The Monona Grove School Board will soon be considering a request to eliminate honors sections in the high school freshmen and sophomores English and science curricula.
(I’d love to tell you exactly when this proposal will come before the board, but no future agendas are offered on the district’s website.)
But when a parent raised the issue on the Moms of Monona Grove Facebook page, a lively discussion occurred.
Parents of high-achieving students seemed particularly upset that their children might no longer receive the more difficult (“challenging” in edu-speak) curricula they need to move on to Advanced Placement courses during their junior and senior years.
But MG public relations spokesperson Katy Byrnes-Kaiser says the opposite will occur: All freshmen and sophomores will tackle the more difficult material currently offered only to honors students.
“There is no proposal to eliminate teaching honors content; the proposal is to provide more access and therefore expand the opportunities available and improve growth for all students,” Byrnes-Kaiser explained in an e-mail.
(In edu-speak, this is called “detracking”: Keeping the honors curricula while simply removing the honors designation.)
“Most course offerings are not delineated by tracks and students are successfully learning and growing in … history, math, social studies, etc.
“Teachers have spent years attempting to address concerns tied to improving student achievement by narrowing in on specific student needs, by reworking course material, by including retake options on assessments, and by providing additional support in resource rooms, to name a few,” she said.
“The Science and English departments are requesting the elimination of honors as a separate course so that access and opportunity can be expanded to all students in … English 9, English 10, Biology and Chemistry. These are the only honors classes offered at MGHS.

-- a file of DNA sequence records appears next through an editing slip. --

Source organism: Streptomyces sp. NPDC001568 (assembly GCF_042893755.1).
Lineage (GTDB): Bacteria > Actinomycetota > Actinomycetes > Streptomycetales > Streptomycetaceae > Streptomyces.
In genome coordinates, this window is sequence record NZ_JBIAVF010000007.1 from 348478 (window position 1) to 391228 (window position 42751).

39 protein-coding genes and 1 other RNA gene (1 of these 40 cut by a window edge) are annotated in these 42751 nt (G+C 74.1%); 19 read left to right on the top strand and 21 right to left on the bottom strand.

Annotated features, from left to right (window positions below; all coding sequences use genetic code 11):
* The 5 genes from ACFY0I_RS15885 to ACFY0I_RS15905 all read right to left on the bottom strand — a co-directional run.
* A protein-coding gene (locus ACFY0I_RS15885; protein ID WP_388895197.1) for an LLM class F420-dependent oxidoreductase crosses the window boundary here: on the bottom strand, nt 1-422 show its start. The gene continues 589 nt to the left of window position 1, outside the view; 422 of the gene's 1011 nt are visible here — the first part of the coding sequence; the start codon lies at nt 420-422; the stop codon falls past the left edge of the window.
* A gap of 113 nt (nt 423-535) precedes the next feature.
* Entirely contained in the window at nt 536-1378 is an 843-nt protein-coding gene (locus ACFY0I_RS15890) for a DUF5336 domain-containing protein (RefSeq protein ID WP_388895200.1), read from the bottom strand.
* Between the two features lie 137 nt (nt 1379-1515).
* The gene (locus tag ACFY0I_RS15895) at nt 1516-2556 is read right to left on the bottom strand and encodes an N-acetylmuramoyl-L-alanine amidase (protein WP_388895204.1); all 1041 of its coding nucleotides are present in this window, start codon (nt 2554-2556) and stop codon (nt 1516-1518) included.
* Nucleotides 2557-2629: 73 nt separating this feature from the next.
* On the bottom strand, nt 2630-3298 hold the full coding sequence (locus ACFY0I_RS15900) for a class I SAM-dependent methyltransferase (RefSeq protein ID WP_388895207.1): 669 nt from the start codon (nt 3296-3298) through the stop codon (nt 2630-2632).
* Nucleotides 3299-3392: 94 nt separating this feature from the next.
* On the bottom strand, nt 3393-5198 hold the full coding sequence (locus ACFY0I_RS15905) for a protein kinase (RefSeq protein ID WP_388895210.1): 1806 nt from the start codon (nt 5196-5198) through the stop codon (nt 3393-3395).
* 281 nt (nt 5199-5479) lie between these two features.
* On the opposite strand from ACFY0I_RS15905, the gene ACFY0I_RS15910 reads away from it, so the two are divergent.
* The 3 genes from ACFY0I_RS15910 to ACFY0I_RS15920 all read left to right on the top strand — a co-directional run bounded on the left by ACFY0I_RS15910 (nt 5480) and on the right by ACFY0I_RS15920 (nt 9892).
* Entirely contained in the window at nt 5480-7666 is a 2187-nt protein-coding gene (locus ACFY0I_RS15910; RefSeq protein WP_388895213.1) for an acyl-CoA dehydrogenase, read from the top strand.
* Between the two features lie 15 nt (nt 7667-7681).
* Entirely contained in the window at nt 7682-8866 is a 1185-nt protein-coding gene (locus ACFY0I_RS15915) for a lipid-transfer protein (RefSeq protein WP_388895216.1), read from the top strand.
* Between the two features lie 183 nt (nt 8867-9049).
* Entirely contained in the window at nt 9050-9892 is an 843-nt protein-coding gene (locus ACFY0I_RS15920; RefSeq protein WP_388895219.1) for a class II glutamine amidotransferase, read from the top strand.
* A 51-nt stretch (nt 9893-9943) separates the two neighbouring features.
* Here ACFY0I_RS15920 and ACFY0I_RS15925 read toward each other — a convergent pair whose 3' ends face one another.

“We believe that by expanding what is available to students in their core classes, more students will be challenged appropriately, will find academic supports as needed, and be academically successful in their courses.
“Further, we believe that the social stratification that artificially creates separation among students will be reduced significantly and our school community will be more positively connected.
“In fact, we intend for this proposal to have a result of more students taking AP classes.
“Many students who are not initially placed in an honors class often feel they are not eligible or able to take an AP class,” she added.
“While that’s not the case, we feel confident that exposing all students to honors-level material will increase the number of students interested in taking AP and who feel confident in their ability to do so.”
Detracking is not a new idea: It’s been slowly gaining traction in U.S. schools since the early 1990s.
It’s aimed at closing the achievement gap between black and Hispanic students and their white and Asian classmates.
But high-achieving students and their parents have reason to be concerned that the curricula could be “dumbed down.”
Wikipedia summarized it thusly: “Detracking holds back high-ability students because teachers must reduce the amount and complexity of material so that all students in the class, including low-ability students, can understand it.”
I hope this doesn’t happen at MGHS.
The problem is, like most education “reforms,” detracking feels like an experiment.
And if there’s one thing that parents don’t like, it’s having their kids be experimented on.
Look at Common Core, the nationwide experiment aimed at eliminating educational differences among the states.
According to U.S. News & World Report magazine, reading and math scores on the National Assessment of Educational Progress – the NAEP test, often called “the Nation’s Report Card — have declined nationwide since Common Core was fully implemented in 2015, after rising steadily from 1990-2014.
I recently ran into Vicki Dudsak, who used to be my hair stylist.
Unfortunately, a couple of years ago, she suffered a traumatic brain injury while on vacation in Belize. Doctors there saved her life but botched the surgery, so she’s had to undergo repeated brain surgeries since she got home.
This forced her to close her Monona Drive salon, called Glamour Puss.
So she was quite surprised recently when she received a letter informing her that Glamour Puss had been named the “Best of Monona” in the cosmetology category.
Other Monona businesses may have received similar letters. I hope they don’t fall for it, because it’s a scam.
Winners are expected to pay between $150 and $230 for a plaque and/or trophy announcing their award – which nobody voted for.
The real “Best of Monona” awards are sponsored by this newspaper, are voted on by readers, and are presented in July – and winners don’t have to pay a dime.
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